# Thread: joint probability density function

1. ## joint probability density function

If some could help me out with this problem I' really appreciate it, what I'm having trouble with on the second one is the bounds, If x plus y have to be less than or equal to 3 then shouldn't the bounds just be 0<x<2 and 1<y<3 because x can't be 3 and y cant be 0?

2. Originally Posted by jason0
If some could help me out with this problem I' really appreciate it, what I'm having trouble with on the second one is the bounds, If x plus y have to be less than or equal to 3 then shouldn't the bounds just be 0<x<2 and 1<y<3 because x can't be 3 and y cant be 0?

The bounds you mentioned won't work because for example they include the point (x, y) = (2, 3) where x+y = 5 > 3. (I'm not being very careful to distinguish between $\displaystyle >$ and $\displaystyle \geq$, etc., because it's not important for these kinds of problems, and the meaning should be clear.)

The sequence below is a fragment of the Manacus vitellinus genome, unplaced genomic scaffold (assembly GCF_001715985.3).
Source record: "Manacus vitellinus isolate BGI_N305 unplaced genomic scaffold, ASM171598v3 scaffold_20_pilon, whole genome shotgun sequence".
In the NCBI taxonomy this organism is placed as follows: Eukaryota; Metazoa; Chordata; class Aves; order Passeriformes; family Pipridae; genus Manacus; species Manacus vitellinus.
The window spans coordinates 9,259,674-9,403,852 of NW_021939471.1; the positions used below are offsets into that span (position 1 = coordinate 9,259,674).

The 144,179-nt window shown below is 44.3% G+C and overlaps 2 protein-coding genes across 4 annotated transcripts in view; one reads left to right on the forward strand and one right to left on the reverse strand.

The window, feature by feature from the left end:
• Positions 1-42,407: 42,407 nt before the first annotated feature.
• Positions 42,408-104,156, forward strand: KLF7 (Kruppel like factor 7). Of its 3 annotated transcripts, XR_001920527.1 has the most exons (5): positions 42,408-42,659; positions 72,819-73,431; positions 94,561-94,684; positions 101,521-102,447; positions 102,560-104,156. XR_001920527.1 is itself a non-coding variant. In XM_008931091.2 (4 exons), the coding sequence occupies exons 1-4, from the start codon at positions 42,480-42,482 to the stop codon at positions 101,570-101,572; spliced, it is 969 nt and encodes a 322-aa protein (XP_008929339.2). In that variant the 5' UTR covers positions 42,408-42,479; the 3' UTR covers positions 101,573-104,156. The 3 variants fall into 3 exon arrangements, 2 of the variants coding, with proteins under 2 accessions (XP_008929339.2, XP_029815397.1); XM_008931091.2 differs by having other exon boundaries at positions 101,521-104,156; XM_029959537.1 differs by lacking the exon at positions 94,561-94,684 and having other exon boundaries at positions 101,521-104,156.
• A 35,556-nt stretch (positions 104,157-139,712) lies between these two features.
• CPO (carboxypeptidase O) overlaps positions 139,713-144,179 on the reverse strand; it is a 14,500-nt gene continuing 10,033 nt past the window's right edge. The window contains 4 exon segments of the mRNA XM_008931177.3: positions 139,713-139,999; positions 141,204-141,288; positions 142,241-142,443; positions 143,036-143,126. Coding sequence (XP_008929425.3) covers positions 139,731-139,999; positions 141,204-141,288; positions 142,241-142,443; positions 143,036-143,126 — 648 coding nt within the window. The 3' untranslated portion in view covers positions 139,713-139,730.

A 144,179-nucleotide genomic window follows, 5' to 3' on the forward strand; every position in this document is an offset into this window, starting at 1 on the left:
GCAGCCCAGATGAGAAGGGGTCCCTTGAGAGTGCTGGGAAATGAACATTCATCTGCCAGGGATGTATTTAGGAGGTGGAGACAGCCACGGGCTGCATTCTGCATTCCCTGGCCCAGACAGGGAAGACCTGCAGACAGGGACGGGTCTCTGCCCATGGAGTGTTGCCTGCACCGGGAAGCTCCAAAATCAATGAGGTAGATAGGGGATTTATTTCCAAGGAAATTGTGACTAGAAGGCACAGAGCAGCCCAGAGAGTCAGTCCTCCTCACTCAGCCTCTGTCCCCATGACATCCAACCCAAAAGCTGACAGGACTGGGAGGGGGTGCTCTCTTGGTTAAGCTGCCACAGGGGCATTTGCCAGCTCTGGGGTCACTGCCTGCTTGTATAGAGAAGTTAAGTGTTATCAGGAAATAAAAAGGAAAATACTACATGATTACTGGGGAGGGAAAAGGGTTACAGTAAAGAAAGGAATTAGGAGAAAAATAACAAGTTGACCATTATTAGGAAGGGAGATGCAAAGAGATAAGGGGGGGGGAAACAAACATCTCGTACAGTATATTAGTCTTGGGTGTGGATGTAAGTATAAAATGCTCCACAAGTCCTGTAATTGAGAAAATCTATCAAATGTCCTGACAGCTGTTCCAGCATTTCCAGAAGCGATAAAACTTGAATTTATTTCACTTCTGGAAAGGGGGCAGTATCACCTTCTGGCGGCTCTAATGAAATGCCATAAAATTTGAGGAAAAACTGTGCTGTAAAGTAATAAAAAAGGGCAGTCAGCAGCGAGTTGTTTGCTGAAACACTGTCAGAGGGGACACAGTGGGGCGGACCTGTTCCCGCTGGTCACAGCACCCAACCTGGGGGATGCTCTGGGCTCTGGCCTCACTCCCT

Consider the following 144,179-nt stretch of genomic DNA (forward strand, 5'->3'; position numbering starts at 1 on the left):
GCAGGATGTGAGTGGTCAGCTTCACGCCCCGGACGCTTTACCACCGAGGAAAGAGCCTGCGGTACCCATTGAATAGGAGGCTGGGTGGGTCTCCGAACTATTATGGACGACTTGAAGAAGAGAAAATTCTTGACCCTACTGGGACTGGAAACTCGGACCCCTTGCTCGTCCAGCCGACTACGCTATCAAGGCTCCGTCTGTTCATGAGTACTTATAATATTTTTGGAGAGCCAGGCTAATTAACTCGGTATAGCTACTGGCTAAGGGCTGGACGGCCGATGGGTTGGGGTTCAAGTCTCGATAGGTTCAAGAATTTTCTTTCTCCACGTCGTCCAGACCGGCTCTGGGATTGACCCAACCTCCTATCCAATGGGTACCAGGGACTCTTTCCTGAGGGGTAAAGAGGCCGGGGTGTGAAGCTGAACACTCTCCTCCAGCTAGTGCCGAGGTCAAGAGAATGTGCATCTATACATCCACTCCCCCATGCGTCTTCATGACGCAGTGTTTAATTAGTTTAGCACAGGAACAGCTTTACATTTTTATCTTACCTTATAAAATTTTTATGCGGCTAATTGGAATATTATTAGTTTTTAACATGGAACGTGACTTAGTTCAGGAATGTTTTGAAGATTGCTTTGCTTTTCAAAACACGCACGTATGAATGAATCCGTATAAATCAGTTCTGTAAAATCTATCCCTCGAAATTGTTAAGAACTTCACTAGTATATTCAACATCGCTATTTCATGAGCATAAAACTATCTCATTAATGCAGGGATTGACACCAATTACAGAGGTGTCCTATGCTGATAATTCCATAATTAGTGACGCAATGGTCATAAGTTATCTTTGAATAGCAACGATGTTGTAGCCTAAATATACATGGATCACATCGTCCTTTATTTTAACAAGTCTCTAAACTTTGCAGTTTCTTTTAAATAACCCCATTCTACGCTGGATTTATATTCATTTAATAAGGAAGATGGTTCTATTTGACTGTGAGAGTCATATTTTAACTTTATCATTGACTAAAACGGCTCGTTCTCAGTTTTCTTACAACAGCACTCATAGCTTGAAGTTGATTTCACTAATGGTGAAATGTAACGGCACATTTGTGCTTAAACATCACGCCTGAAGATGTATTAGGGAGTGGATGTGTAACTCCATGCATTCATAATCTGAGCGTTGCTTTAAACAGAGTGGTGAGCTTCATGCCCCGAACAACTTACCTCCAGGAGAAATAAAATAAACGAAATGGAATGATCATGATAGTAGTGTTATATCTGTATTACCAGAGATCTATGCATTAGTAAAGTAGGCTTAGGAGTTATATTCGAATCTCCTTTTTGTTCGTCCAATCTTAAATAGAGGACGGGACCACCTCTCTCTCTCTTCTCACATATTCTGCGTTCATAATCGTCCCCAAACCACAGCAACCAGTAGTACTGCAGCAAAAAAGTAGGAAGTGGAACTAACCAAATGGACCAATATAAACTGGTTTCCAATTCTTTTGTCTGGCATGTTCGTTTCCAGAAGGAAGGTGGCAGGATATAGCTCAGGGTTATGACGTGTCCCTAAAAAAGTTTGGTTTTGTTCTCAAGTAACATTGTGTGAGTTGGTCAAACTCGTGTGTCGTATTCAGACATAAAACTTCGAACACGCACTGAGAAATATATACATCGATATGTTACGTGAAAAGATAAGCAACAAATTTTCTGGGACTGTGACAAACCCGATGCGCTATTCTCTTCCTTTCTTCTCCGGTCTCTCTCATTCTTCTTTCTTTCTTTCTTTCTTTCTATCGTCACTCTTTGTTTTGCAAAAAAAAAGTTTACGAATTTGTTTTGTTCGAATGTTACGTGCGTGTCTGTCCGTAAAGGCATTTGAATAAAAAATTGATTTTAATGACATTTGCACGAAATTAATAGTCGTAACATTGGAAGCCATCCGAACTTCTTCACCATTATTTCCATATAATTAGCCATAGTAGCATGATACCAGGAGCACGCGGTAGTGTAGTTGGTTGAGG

Geometrically the inequality x+y < 3 represents the region under the line x+y = 3 in the xy plane. So in D, this is the region under the diagonal going from the upper left to the lower right corner of the square.

Here's what I get:

$\displaystyle \int_1^3\int_0^{3-y}f(x,y)\,dx\,dy$
$\displaystyle =\frac{1}{12}\int_1^3\int_0^{3-y}(x+y)\,dx\,dy$
$\displaystyle =\frac{1}{12}\int_1^3\big[\frac{x^2}{2}+xy\big]_{x=0}^{x=3-y}\,dy$
$\displaystyle =\frac{1}{12}\int_1^3\bigg(\frac{(3-y)^2}{2}+(3-y)y\bigg)\,dy$
$\displaystyle =\frac{1}{24}\int_1^3\big((3-y)^2+2(3-y)y\big)\,dy$
$\displaystyle =\frac{1}{24}\int_1^3\big(y^2-6y+9+6y-2y^2\big)\,dy$
$\displaystyle =\frac{1}{24}\int_1^3\big(-y^2+9\big)\,dy$
$\displaystyle =\frac{1}{24}\big[-\frac{y^3}{3}+9y\big]_1^3$
$\displaystyle =\frac{1}{24}\bigg(-\frac{27}{3}+9(3)-(-\frac{1}{3}+9)\bigg)$
$\displaystyle =\frac{1}{24}\big(-9+27+\frac{1}{3}-9\big)$
$\displaystyle =\frac{1}{24}\bigg(\frac{28}{3}\bigg)$
$\displaystyle =\frac{7}{18}$